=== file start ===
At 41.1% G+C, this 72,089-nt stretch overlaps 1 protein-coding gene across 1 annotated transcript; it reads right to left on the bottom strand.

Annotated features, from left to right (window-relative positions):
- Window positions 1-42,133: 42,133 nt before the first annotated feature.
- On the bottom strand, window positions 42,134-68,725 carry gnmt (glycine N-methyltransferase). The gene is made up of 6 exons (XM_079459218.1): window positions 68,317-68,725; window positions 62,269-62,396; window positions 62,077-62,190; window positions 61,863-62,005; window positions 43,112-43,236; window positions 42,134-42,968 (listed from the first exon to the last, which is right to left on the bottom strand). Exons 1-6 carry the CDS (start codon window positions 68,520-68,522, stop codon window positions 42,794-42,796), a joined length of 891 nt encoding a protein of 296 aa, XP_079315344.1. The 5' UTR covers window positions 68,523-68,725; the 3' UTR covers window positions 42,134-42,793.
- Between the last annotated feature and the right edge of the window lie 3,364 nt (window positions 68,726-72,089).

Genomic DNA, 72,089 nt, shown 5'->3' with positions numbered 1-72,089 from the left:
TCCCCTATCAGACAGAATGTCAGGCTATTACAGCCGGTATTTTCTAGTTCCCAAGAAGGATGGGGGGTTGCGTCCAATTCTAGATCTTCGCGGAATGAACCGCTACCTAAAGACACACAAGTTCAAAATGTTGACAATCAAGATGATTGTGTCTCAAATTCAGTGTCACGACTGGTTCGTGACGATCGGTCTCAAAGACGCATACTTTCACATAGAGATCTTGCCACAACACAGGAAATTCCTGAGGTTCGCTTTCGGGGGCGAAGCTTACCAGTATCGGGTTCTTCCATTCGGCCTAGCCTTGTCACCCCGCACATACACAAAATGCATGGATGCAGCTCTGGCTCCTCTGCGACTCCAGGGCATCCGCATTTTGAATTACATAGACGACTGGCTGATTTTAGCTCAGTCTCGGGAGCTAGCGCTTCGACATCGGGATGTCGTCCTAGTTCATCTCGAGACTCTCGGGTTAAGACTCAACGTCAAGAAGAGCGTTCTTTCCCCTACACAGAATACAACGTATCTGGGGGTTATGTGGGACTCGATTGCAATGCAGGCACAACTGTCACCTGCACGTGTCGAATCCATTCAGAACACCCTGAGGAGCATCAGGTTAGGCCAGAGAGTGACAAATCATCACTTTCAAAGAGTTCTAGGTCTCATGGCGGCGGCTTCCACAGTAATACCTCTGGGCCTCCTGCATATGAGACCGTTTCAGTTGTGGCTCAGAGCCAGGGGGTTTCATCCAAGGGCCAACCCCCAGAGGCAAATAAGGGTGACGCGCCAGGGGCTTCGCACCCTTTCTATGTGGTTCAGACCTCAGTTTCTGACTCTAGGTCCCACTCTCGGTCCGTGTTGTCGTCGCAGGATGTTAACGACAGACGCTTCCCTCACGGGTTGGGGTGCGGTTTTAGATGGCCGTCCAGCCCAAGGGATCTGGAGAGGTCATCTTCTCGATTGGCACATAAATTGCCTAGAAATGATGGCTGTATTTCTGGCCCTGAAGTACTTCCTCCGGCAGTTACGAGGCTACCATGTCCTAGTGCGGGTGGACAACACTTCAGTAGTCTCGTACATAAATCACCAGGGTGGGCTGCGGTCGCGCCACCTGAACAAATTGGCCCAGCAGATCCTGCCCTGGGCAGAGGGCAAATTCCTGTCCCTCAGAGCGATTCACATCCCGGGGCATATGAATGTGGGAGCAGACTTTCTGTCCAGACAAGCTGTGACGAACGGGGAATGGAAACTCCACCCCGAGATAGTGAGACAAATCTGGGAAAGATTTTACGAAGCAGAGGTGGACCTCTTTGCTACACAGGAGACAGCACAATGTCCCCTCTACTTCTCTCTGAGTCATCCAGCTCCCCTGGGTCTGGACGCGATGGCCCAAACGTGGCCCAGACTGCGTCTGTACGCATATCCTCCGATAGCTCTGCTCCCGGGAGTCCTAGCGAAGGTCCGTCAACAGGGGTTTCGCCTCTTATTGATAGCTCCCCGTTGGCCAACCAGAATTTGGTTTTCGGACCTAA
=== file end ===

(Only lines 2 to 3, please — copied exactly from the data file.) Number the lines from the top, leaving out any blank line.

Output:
Annotated features, from left to right (window-relative positions):
- Window positions 1-42,133: 42,133 nt before the first annotated feature.